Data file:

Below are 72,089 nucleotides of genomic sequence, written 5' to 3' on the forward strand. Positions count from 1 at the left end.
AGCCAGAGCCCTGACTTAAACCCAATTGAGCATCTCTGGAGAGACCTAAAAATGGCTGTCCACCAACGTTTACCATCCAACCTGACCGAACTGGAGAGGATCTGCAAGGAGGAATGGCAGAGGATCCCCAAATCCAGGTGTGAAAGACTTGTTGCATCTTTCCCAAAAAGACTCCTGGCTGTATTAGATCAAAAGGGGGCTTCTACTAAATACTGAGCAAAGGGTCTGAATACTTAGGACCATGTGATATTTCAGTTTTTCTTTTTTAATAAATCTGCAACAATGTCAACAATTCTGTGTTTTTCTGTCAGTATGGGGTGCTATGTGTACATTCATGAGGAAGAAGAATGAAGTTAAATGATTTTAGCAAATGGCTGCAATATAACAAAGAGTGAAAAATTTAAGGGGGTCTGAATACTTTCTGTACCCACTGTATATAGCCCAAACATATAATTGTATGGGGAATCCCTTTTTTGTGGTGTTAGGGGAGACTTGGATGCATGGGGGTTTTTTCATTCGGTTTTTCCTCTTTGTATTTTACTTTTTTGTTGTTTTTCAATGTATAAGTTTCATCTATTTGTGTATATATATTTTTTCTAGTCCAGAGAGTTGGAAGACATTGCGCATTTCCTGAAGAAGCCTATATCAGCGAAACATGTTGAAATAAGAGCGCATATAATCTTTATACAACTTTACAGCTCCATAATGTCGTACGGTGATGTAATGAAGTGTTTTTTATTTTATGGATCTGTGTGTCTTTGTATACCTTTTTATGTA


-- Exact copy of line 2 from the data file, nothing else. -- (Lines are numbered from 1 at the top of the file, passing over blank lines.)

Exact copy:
AGCCAGAGCCCTGACTTAAACCCAATTGAGCATCTCTGGAGAGACCTAAAAATGGCTGTCCACCAACGTTTACCATCCAACCTGACCGAACTGGAGAGGATCTGCAAGGAGGAATGGCAGAGGATCCCCAAATCCAGGTGTGAAAGACTTGTTGCATCTTTCCCAAAAAGACTCCTGGCTGTATTAGATCAAAAGGGGGCTTCTACTAAATACTGAGCAAAGGGTCTGAATACTTAGGACCATGTGATATTTCAGTTTTTCTTTTTTAATAAATCTGCAACAATGTCAACAATTCTGTGTTTTTCTGTCAGTATGGGGTGCTATGTGTACATTCATGAGGAAGAAGAATGAAGTTAAATGATTTTAGCAAATGGCTGCAATATAACAAAGAGTGAAAAATTTAAGGGGGTCTGAATACTTTCTGTACCCACTGTATATAGCCCAAACATATAATTGTATGGGGAATCCCTTTTTTGTGGTGTTAGGGGAGACTTGGATGCATGGGGGTTTTTTCATTCGGTTTTTCCTCTTTGTATTTTACTTTTTTGTTGTTTTTCAATGTATAAGTTTCATCTATTTGTGTATATATATTTTTTCTAGTCCAGAGAGTTGGAAGACATTGCGCATTTCCTGAAGAAGCCTATATCAGCGAAACATGTTGAAATAAGAGCGCATATAATCTTTATACAACTTTACAGCTCCATAATGTCGTACGGTGATGTAATGAAGTGTTTTTTATTTTATGGATCTGTGTGTCTTTGTATACCTTTTTATGTA